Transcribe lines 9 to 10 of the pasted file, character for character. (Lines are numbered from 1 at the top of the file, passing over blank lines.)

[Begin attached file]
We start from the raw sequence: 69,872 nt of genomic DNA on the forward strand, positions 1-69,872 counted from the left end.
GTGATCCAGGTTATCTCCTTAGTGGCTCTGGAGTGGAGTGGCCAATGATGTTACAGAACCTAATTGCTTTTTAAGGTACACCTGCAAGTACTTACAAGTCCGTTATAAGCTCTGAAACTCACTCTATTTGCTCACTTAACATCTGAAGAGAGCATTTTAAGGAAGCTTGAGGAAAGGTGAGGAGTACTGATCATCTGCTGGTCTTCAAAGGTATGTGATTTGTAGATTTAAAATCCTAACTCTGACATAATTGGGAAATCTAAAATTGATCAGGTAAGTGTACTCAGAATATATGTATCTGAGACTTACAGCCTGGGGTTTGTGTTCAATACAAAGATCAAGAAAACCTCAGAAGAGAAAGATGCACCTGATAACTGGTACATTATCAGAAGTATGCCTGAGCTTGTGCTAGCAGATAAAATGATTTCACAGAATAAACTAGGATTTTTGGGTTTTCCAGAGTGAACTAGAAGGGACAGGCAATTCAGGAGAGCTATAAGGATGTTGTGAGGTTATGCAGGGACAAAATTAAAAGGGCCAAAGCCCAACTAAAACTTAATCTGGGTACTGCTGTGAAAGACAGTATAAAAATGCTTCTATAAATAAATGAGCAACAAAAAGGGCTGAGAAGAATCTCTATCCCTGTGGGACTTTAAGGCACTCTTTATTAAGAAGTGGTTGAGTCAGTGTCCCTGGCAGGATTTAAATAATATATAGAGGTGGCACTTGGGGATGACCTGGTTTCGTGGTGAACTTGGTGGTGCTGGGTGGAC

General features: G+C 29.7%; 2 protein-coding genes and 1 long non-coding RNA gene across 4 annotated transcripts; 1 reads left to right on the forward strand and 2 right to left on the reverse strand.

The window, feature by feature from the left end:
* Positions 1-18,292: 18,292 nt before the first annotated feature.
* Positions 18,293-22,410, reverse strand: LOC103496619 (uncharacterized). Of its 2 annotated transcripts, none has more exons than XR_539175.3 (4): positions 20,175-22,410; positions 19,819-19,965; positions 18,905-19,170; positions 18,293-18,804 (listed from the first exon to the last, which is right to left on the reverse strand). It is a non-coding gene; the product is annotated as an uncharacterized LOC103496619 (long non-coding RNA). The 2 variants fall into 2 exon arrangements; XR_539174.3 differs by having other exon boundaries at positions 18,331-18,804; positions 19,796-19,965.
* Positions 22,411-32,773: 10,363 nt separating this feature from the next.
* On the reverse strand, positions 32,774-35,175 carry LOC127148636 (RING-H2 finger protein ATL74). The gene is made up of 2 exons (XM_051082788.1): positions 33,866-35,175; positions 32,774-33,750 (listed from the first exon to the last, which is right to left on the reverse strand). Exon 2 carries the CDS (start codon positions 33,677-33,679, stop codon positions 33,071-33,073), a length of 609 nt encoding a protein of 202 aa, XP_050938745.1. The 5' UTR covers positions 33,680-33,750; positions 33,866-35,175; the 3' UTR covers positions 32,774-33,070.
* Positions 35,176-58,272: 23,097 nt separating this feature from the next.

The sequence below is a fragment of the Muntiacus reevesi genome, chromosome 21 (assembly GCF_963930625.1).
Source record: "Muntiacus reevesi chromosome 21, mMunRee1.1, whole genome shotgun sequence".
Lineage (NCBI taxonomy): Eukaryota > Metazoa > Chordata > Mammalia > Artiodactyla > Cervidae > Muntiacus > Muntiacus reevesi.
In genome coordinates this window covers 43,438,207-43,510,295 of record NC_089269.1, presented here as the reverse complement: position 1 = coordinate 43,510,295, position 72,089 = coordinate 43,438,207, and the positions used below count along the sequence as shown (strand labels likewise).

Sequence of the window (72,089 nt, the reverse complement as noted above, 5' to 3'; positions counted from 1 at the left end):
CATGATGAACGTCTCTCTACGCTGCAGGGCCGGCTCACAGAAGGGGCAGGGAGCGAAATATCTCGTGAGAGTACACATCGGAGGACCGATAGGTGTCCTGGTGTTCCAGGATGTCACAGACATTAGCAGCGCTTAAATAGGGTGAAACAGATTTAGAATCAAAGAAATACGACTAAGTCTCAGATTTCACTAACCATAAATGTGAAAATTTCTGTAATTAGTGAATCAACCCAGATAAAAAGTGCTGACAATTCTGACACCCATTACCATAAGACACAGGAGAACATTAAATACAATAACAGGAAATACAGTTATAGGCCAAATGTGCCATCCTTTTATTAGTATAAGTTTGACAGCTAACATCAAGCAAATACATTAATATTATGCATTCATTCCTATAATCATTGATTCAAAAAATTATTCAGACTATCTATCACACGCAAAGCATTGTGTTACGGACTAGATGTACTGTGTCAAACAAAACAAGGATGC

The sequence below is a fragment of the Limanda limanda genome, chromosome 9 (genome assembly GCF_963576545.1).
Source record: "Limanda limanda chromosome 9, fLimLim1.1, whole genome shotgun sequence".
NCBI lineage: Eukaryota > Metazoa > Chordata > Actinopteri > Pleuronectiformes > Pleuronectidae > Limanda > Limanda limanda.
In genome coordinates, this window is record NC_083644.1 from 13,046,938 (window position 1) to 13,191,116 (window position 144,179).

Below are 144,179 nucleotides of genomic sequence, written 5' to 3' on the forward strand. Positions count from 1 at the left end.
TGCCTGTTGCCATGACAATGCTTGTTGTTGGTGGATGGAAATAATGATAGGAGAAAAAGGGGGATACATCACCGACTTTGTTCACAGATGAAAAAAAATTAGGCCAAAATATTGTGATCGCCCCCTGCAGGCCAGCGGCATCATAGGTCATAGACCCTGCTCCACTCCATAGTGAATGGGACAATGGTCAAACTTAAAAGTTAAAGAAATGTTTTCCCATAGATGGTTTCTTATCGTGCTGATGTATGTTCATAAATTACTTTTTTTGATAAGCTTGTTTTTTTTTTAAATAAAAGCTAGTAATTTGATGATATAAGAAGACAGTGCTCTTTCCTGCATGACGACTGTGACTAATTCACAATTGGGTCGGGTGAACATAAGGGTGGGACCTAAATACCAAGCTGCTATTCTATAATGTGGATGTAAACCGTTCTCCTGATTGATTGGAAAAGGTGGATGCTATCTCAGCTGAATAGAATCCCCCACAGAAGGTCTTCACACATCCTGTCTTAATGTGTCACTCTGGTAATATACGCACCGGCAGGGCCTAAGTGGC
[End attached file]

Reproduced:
* Positions 35,176-58,272: 23,097 nt separating this feature from the next.

The sequence below is a fragment of the Muntiacus reevesi genome, chromosome 21 (assembly GCF_963930625.1).